The Intimate Horror of Share

The HBO feature about a 16-year-old who discovers her assault has gone viral is a stunningly immersive work.

Rhianne Barreto, 21, is an actor who’s persuasively ordinary as a teenager, but also totally hypnotic. (HBO)

For the 87-minute duration of Share, there’s barely a moment when the camera isn’t absorbed in capturing Mandy (played by Rhianne Barreto). At the beginning of the movie, when Mandy comes to while lying facedown on the lawn outside her parents’ house, the first glimpse of her exposes her fingers, alien and abstractly arranged among blades of grass. When she goes inside to take a shower, the camera captures her silently processing her physical state—the bruises on her arms, the uneasy jolt of realization as she takes off her jeans. It stays with her at school, where she goes to basketball practice and regains her composure. And it fixes on her face, later that night, after Mandy starts receiving a string of texts from friends about a video of a girl who seems to be her. Barreto’s unblinking, freckled face dominates the screen as Mandy tries to untangle what she’s seeing.

The most striking thing about Share, the debut feature from Pippa Bianco airing on HBO tonight, is how it subverts the logic of viral videos. The medium tends to dehumanize, taking people—complicated mulches of flesh and foibles and desires—and reducing them to the essence of a single moment. Share does the opposite. It fixes on Mandy as she realizes that something terrible has happened to her, and that videos of the event are circulating among virtually everyone she knows. It offers up her interiority, but also her experience. Viewers hear the frantic pings of her cellphone, sense how rooms get quiet when she enters them, feel the eyes on her at all times. Bianco forces audiences into an intimacy with Mandy that suffuses the film. Everything she sees, everything she feels, is everything that happens.

In Barreto, a 21-year-old British unknown, Bianco has an actor who’s persuasively ordinary as a teenager, but also totally hypnotic. As the events of the movie unspool, Mandy’s vitality seems to seep out of her. She’s almost entirely passive, acquiescing to everything that happens to her. The central question occupying Share is exactly what happened to Mandy that night, and yet there are no dramatic courtroom scenes or therapeutic revelations. Instead, the movie sleepwalks with Mandy through a series of ongoing events. Her parents take her to file a police report after finding the video on her laptop. She’s suspended from the basketball team for drinking alcohol. After one of the best players on the boys’ team, A. J. (Nicholas Galitzine), is arrested for “video voyeurism” for filming Mandy while she was passed out, she starts receiving strings of abusive messages. And even when she blocks the numbers, they keep coming.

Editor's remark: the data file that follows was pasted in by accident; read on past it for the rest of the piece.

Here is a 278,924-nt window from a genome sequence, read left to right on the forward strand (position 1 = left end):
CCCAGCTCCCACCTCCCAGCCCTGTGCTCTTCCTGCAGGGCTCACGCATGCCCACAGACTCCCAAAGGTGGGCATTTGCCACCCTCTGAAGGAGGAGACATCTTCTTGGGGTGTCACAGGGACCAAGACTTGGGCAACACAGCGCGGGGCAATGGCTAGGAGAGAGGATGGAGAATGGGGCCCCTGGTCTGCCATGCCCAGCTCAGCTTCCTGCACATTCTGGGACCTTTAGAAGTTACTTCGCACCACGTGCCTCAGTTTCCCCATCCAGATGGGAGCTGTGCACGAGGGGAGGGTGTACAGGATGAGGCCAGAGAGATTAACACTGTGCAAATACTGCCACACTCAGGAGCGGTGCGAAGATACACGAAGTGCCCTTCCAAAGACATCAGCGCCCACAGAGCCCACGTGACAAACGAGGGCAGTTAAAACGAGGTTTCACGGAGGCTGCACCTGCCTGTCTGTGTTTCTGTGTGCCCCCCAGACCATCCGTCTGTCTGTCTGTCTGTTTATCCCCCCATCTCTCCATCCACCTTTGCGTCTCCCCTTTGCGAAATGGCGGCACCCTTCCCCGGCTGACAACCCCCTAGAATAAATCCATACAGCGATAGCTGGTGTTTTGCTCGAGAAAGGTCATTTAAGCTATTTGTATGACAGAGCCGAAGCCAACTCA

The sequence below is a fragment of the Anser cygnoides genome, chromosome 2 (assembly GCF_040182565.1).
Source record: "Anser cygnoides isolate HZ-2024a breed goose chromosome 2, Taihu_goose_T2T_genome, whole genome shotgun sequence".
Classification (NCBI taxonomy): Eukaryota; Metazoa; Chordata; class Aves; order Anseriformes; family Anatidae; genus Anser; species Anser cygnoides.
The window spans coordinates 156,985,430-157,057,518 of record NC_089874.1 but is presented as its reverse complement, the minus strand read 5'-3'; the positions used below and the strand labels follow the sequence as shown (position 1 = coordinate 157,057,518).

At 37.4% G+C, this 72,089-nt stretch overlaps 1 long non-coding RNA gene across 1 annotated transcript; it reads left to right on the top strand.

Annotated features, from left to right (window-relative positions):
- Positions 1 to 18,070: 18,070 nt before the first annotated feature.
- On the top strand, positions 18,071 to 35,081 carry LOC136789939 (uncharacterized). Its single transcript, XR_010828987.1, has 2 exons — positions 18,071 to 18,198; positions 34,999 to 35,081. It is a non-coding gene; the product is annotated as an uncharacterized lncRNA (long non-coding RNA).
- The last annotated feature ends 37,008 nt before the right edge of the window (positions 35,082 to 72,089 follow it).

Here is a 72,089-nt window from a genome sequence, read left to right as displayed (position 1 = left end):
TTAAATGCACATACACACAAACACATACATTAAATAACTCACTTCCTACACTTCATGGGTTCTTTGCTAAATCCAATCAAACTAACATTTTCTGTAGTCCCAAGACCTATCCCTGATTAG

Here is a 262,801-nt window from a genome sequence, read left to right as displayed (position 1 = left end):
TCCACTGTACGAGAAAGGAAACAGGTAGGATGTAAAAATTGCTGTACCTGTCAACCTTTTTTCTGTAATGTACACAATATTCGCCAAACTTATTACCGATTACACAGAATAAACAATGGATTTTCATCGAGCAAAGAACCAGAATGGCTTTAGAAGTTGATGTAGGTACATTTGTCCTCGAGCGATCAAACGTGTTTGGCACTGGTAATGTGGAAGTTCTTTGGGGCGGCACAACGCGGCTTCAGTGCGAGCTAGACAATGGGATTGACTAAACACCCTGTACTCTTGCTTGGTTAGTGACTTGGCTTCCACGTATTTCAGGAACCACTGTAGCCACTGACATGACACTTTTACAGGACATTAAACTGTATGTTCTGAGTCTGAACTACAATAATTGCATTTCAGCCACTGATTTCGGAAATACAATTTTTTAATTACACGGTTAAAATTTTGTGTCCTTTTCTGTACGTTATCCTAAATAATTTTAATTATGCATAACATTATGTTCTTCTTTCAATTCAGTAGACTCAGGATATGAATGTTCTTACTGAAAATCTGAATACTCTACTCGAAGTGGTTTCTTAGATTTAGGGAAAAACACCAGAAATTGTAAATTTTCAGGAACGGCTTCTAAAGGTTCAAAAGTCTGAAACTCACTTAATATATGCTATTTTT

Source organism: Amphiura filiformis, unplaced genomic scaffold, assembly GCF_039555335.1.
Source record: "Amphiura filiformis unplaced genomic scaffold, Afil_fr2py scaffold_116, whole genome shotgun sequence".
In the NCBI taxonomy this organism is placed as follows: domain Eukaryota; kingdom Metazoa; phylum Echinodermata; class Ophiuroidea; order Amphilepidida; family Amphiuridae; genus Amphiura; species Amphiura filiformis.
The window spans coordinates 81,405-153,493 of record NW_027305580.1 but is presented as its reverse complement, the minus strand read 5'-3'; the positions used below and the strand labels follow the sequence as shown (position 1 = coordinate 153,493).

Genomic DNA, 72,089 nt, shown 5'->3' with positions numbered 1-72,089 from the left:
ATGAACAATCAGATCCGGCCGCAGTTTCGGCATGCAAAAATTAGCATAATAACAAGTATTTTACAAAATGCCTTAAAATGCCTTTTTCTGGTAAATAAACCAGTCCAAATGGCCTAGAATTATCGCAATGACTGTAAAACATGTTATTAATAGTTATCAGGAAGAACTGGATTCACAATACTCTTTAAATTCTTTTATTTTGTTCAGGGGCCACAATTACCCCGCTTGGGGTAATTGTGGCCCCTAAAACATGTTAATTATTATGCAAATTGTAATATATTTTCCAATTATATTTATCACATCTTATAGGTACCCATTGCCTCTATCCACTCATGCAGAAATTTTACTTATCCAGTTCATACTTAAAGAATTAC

Share is based on Bianco’s 2015 short film of the same name, which captured a single school day in the life of a teenage girl featured in an assault video that goes viral. The feature-length Share has the same cloying dread and claustrophobia, but it’s distinguished by how faithfully it commits to Mandy’s experience. In one moment, Bianco films Mandy’s hands from underwater while she’s doing dishes, as if she’s submerged. She films Mandy playing video games alone, and dully making herself a sandwich. On her little brother’s birthday, Mandy can barely form the syllables to sing when his cake is brought out. Her mother, Kerri (Poorna Jagannathan), is initially fired up by the urge to protect her daughter, but as the movie goes on, she too is gradually beaten down. Her father, Mickey (J. C. MacKenzie), has difficulty coming to terms with what’s happened to Mandy. “I know things like this happen to someone every day, and that they happen here,” Kerri tells Mandy. “But he didn’t know that. Because he didn’t have to.”

Share isn’t the kind of movie to clumsily advocate for anything, or sensationalize its subject (Bianco recently directed an episode of HBO’s Euphoria, which is a much less sensitive production). It acknowledges that the act of going to the police makes Mandy’s life infinitely harder, without guaranteeing that she’ll get any kind of justice, or even clarity about what happened to her. It understands the social dynamics of high school, and the agonies of being ostracized, or just being lonely. It refuses to condemn Mandy for anything, just as it deigns to show the complicated humanity of the people who victimize her. More than anything, though, it shows the horror of having a private moment transform into a public spectacle—the mounting anxiety played out in robotic chimes, the throb of humiliation. In committing to the fullness of what Mandy endures, Share takes a 21st-century act of exposure and flips it, filling in the background around the glare of a viral detonation.